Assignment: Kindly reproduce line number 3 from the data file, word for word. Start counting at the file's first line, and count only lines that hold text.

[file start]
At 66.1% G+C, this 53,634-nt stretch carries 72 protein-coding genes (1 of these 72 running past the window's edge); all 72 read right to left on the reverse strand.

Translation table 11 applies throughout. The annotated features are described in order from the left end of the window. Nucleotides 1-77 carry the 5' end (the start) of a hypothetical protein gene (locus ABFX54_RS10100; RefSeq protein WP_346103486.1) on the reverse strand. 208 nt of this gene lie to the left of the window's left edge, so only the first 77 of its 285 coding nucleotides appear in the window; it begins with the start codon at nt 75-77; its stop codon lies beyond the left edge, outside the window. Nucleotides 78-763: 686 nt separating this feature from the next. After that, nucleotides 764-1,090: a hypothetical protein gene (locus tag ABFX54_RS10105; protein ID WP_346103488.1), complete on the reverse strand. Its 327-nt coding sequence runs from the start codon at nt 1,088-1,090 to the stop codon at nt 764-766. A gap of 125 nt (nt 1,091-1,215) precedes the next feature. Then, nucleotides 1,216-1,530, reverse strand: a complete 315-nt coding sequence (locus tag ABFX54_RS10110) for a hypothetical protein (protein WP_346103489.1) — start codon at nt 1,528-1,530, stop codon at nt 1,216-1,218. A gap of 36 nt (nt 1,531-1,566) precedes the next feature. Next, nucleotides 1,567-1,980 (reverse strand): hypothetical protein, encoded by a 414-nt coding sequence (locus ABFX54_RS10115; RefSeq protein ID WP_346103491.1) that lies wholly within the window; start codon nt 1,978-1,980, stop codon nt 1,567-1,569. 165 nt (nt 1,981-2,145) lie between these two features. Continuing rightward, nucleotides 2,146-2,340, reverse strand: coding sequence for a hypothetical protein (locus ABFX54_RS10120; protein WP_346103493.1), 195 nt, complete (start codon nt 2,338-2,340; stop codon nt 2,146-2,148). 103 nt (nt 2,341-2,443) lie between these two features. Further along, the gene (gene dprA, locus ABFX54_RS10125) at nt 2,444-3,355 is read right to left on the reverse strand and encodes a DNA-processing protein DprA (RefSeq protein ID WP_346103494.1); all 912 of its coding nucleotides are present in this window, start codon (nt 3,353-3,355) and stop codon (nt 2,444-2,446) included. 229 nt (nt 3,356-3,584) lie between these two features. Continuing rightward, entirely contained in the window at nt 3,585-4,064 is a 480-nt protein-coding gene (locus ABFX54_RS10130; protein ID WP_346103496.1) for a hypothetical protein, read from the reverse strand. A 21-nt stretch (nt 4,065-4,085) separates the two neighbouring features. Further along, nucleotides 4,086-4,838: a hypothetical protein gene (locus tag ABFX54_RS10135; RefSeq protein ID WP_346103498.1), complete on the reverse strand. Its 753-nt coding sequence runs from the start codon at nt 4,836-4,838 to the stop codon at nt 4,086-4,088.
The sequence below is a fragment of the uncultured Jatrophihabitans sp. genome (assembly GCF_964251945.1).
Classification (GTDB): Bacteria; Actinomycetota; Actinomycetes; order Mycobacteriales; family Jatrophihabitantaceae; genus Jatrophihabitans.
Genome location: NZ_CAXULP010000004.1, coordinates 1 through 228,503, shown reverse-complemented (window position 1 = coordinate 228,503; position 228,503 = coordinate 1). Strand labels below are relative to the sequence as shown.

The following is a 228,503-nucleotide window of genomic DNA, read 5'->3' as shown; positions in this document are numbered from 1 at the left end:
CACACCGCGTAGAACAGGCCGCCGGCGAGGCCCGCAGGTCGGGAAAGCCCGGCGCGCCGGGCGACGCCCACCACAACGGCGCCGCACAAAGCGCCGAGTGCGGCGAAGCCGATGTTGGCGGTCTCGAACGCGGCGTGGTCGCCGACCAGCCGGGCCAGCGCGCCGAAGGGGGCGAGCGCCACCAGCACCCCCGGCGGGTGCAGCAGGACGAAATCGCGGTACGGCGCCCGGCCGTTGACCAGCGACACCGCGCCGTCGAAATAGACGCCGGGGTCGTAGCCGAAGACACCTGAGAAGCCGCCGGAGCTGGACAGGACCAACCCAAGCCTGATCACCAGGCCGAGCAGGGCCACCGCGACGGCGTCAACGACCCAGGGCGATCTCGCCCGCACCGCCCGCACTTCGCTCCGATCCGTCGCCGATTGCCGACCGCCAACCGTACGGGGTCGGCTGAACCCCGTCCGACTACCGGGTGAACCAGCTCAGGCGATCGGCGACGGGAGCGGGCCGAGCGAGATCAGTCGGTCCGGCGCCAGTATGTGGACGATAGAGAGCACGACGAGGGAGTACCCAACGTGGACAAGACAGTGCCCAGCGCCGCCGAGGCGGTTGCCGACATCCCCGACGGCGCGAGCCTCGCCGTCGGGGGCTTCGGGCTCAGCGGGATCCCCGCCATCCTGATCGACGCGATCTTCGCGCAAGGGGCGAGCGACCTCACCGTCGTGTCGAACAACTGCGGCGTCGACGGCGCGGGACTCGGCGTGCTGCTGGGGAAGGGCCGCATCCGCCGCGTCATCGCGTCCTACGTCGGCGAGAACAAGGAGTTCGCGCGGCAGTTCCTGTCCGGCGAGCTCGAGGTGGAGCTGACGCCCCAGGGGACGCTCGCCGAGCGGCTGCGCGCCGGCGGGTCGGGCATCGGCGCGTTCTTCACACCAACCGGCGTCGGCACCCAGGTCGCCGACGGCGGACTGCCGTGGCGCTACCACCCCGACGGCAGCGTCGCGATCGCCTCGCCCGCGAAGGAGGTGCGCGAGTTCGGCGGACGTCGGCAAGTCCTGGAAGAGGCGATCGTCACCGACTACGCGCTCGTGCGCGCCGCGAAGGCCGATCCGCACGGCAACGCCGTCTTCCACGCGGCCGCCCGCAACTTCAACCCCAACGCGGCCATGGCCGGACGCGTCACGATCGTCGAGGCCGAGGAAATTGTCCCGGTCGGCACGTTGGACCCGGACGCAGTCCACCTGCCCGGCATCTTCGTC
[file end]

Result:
The sequence below is a fragment of the uncultured Jatrophihabitans sp. genome (assembly GCF_964251945.1).